This 84-year-old male presented with a four-day history of generalized malaise and painful, bilateral, perioral lesions (Figure 2). One week earlier, he was hospitalized for a bladder infection. Our patient had a long-standing history of type 2 diabetes that was reported to be well controlled with diet and systemic medications. When he presented to our office, he complained of discomfort and blurring in the right eye as well as bilateral severe lip and oral pain.

Figure 2

Best-corrected visual acuities were 20/25 OD and OS. Biomicroscopy revealed bilateral pseudophakia with clear media. Meibomian gland dysfunction with lid margin telangiectasia was present OD and OS. Corneal sensation was reduced OD and OS. Closer evaluation revealed a single dendritic figure on the left cornea just temporal to the visual axis; this lesion stained with lissamine green.

Our initial diagnosis was herpes simplex keratitis (HSK); we prescribed Zirgan (ganciclovir ophthalmic gel 0.15%, Bausch + Lomb) per the manufacturer’s recommendations (one drop five times per day). Over the next week, the dendritic lesion responded well to therapy and cleared with minimal scarring. Corneal sensitivity continued to be reduced.

Herpes labialis (HL), commonly known as cold sores, is caused by a herpes simplex infection of the lips.1 It is the second most common form of lip lesion.2 Like HSK, HL is caused by the type 1 herpes simplex virus. Studies show that herpetic lip lesions may indicate the presence of an underlying systemic disease.

Both herpes simplex and varicella zoster virus latently reside in the trigeminal ganglion in up to 60% of the population.3 Herpes simplex may cause numerous ocular conditions, such as blepharitis, conjunctivitis, epithelial keratitis, stromal keratitis, uveitis, and retinitis. Triggers for reactivation of herpes include fever, exposure to ultraviolet light, trauma, and hormonal changes.3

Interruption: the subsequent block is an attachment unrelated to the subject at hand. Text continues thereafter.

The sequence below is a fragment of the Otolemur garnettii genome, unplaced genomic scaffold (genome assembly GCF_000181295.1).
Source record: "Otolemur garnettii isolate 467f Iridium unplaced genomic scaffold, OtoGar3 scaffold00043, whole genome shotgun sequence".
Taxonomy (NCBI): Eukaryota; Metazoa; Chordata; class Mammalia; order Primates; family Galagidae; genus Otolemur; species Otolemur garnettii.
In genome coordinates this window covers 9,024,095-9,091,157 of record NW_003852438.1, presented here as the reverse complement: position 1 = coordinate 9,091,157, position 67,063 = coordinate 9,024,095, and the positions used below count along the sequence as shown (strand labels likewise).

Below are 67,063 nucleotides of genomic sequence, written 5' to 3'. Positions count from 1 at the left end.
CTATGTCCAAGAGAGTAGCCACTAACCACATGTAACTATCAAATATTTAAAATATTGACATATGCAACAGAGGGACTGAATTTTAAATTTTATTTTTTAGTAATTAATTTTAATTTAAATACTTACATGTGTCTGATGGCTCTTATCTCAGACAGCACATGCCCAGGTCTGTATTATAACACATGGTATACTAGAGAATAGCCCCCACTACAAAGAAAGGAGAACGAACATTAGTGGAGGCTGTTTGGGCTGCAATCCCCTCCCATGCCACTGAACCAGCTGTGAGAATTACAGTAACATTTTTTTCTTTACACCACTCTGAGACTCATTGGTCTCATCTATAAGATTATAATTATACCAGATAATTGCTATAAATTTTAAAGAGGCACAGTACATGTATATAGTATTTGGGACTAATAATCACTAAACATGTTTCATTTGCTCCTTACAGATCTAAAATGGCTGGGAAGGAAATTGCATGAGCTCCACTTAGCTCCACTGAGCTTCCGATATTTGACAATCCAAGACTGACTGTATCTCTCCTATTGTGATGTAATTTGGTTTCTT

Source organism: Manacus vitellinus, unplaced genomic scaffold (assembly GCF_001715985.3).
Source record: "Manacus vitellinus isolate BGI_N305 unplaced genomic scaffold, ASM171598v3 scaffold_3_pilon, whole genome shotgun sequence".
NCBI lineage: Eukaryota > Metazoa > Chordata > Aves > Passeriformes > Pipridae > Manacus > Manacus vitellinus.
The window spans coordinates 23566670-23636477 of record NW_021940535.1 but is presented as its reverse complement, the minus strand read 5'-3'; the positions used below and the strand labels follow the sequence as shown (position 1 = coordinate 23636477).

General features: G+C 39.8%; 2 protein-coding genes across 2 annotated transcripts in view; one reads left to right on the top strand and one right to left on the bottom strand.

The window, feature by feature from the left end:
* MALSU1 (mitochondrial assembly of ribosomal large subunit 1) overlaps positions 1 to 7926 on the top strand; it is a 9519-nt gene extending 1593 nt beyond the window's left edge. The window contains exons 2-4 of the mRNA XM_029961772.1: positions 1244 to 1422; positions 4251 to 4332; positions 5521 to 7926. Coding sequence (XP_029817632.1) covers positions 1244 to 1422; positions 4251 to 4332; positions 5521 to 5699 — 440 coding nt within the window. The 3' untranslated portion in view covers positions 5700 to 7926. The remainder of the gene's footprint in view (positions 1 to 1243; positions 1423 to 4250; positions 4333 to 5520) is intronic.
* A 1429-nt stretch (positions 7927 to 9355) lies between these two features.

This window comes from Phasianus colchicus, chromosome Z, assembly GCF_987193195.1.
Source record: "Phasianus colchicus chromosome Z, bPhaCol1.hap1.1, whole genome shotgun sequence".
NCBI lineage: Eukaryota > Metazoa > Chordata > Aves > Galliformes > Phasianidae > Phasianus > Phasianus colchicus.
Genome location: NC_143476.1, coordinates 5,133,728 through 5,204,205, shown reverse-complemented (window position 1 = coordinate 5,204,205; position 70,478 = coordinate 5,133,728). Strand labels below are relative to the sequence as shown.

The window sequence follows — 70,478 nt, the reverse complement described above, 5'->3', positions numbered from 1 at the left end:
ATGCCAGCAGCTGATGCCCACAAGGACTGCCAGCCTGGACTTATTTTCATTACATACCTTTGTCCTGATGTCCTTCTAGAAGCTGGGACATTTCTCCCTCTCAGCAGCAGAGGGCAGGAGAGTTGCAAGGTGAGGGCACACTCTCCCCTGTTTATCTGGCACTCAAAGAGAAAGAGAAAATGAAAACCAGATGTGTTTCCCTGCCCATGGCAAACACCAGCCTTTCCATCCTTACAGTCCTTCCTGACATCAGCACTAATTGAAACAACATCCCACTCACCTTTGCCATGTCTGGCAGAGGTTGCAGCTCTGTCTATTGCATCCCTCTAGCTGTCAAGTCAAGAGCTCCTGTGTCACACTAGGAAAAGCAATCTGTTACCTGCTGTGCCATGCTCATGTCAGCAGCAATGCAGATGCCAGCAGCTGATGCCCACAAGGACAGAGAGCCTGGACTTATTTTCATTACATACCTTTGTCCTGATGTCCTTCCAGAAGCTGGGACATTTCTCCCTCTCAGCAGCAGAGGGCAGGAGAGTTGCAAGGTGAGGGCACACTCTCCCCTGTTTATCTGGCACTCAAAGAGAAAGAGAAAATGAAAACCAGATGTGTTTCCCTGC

Diabetes is often associated with impaired cell-mediated immunity and alterations in microvascular structure, conditions that increase the risk for infection and correlate with the duration and severity of diabetes.3 Impaired immunity and compromised microvascular function increase the risk for severe infection in diabetics.

Kaiserman et al evaluated the incidence of herpetic eye disease (HED) in diabetics and the relationship between herpetic eye disease and glycemic control.3 They found that HED is more common in diabetics compared to non-diabetic, age-matched subjects, and diabetic individuals are more likely to have recurrences.3 The age group between 60 and 69 years of age showed the greatest amount of difference between diabetics as compared to non-diabetics.

In the United States, the incidence of diabetes is increasing incrementally.4 The strong association between diabetes and numerous ocular conditions including HED is well established. Patients need to understand that should they experience ocular discomfort, injection, or visual changes including the signs and symptoms of HED, they should report them immediately to their provider.

Dr. Townsend practices in Canyon, TX, and is an adjunct professor at the University of Houston College of Optometry. He is treasurer of the Ocular Surface Society of Optometry and conducts research in ocular surface disease, lens care solutions, and medications. He is also a consultant or speaker for Alcon, Allergan, NovaBay, Shire, TearLab, and Science Based Health. Contact him at


  1. Wang JP, Bowen GN, Zhou S, Cerny A, Zacharia A, Knipe DM, Finberg RW, Kurt-Jones EA. Role of Specific Innate Immune Responses in Herpes Simplex Virus Infection of the Central Nervous System. J Virol. 2012 Feb;86:2273–2281.
  2. Bansal S, Shaikh S, Desai RS, Ahmad I, Puri P, Prasad P, Shirsat P, Gundre D. Spectrum of Lip Lesions in a Tertiary Care Hospital: An Epidemiological Study of 3009 Indian Patients. Indian Dermatol Online J. 2017 Mar-Apr;8:115–119.
  3. Kaiserman I, Kaiserman N, Nakar S, Vinker S. Herpetic eye disease in diabetic patients. Ophthalmology. 2005 Dec;112:2184-8.
  4. Annual Number (in Thousands) of New Cases of Diagnosed Diabetes Among Adults Aged 18-79 Years, United States, 1980-2014. Available at